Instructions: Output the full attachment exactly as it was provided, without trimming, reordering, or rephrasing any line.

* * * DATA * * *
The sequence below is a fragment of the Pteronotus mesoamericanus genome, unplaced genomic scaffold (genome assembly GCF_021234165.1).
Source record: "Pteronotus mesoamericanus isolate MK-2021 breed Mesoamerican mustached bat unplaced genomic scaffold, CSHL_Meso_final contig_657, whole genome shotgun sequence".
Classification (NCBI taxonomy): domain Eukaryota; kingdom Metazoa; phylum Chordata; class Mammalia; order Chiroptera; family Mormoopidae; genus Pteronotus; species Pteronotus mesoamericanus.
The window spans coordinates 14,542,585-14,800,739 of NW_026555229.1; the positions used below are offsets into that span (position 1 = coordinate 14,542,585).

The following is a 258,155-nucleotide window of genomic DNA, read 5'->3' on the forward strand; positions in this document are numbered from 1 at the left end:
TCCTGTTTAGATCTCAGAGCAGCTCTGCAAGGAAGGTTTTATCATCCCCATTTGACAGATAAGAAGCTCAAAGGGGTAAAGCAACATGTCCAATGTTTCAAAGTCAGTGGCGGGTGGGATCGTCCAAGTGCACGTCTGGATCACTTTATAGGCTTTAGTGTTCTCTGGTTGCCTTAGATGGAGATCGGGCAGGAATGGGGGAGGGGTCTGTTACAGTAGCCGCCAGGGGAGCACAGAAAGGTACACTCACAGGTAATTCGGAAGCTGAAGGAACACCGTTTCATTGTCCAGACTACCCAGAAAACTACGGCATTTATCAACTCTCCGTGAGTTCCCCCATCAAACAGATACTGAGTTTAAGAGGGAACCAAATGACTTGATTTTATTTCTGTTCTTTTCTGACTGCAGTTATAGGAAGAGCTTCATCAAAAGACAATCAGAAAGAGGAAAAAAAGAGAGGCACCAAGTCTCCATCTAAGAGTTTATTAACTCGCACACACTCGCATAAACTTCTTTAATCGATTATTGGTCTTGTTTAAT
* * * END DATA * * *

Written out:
The sequence below is a fragment of the Pteronotus mesoamericanus genome, unplaced genomic scaffold (genome assembly GCF_021234165.1).
Source record: "Pteronotus mesoamericanus isolate MK-2021 breed Mesoamerican mustached bat unplaced genomic scaffold, CSHL_Meso_final contig_657, whole genome shotgun sequence".
Classification (NCBI taxonomy): domain Eukaryota; kingdom Metazoa; phylum Chordata; class Mammalia; order Chiroptera; family Mormoopidae; genus Pteronotus; species Pteronotus mesoamericanus.
The window spans coordinates 14,542,585-14,800,739 of NW_026555229.1; the positions used below are offsets into that span (position 1 = coordinate 14,542,585).

The following is a 258,155-nucleotide window of genomic DNA, read 5'->3' on the forward strand; positions in this document are numbered from 1 at the left end:
TCCTGTTTAGATCTCAGAGCAGCTCTGCAAGGAAGGTTTTATCATCCCCATTTGACAGATAAGAAGCTCAAAGGGGTAAAGCAACATGTCCAATGTTTCAAAGTCAGTGGCGGGTGGGATCGTCCAAGTGCACGTCTGGATCACTTTATAGGCTTTAGTGTTCTCTGGTTGCCTTAGATGGAGATCGGGCAGGAATGGGGGAGGGGTCTGTTACAGTAGCCGCCAGGGGAGCACAGAAAGGTACACTCACAGGTAATTCGGAAGCTGAAGGAACACCGTTTCATTGTCCAGACTACCCAGAAAACTACGGCATTTATCAACTCTCCGTGAGTTCCCCCATCAAACAGATACTGAGTTTAAGAGGGAACCAAATGACTTGATTTTATTTCTGTTCTTTTCTGACTGCAGTTATAGGAAGAGCTTCATCAAAAGACAATCAGAAAGAGGAAAAAAAGAGAGGCACCAAGTCTCCATCTAAGAGTTTATTAACTCGCACACACTCGCATAAACTTCTTTAATCGATTATTGGTCTTGTTTAAT